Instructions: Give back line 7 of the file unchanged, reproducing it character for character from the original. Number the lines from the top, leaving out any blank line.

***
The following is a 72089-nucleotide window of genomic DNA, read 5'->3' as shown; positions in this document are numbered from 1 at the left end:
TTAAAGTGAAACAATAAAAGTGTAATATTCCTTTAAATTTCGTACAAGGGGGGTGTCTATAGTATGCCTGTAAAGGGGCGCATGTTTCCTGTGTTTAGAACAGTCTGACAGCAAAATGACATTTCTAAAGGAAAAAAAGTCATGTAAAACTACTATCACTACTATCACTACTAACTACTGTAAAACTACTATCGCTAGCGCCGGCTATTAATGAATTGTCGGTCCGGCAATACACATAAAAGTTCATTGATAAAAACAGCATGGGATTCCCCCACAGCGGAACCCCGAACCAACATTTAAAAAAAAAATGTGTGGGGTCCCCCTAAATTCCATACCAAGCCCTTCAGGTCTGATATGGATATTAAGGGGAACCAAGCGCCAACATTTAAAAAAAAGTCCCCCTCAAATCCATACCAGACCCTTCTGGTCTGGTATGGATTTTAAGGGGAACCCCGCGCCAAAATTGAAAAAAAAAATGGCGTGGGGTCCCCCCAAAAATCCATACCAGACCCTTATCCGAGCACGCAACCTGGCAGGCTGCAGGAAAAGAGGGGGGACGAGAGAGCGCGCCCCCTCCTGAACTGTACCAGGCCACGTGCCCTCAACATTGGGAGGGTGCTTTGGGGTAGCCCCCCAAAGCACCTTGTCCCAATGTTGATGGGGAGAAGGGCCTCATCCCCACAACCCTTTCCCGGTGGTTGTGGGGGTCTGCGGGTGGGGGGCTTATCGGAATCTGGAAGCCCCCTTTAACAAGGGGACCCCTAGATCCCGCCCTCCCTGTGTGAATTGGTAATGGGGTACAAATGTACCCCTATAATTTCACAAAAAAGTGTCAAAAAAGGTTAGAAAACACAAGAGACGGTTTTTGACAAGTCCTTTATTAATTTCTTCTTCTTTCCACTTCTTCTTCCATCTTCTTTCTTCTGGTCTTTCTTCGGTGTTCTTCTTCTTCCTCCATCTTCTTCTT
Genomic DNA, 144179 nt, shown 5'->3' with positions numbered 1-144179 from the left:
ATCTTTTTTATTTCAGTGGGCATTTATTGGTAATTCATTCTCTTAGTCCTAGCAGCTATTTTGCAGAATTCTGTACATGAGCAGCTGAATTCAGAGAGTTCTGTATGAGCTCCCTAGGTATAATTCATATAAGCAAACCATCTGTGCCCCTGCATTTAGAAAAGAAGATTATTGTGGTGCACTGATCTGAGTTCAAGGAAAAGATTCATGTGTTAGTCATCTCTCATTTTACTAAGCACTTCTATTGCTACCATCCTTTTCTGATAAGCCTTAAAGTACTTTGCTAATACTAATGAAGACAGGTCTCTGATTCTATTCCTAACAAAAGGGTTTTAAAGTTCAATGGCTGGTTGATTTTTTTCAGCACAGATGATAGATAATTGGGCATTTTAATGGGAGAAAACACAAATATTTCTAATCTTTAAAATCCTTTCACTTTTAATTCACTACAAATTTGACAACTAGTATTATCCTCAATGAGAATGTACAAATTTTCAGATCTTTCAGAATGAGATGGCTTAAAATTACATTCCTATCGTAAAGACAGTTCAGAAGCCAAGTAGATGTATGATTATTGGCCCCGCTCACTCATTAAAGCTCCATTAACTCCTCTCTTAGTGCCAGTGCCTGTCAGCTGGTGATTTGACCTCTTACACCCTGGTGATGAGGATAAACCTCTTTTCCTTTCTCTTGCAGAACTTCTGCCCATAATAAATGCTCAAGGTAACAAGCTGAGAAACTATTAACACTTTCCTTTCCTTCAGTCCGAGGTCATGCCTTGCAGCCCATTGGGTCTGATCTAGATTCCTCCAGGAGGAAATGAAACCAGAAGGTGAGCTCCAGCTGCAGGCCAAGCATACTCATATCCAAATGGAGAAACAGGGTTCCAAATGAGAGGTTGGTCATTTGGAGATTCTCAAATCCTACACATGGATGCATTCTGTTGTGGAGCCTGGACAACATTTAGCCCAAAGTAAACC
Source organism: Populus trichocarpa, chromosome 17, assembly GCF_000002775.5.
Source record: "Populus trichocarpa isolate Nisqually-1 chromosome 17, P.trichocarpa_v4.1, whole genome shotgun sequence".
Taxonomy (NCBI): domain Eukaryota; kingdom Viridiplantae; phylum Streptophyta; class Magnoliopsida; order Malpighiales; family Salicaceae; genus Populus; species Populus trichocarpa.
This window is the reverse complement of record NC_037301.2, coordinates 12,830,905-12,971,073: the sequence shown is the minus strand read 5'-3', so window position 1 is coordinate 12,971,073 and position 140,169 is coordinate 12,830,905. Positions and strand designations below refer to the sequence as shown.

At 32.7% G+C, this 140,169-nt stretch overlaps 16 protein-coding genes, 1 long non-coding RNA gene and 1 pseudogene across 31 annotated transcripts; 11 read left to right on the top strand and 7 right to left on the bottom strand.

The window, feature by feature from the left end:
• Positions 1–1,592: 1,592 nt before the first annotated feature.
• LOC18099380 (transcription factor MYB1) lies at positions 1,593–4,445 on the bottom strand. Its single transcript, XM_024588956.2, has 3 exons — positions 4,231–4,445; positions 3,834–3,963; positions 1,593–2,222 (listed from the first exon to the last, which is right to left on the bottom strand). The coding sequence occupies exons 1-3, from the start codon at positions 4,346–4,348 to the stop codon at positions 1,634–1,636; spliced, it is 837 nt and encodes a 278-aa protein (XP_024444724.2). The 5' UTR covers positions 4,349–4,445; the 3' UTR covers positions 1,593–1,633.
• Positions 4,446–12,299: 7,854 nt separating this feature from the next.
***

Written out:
Taxonomy (NCBI): domain Eukaryota; kingdom Viridiplantae; phylum Streptophyta; class Magnoliopsida; order Malpighiales; family Salicaceae; genus Populus; species Populus trichocarpa.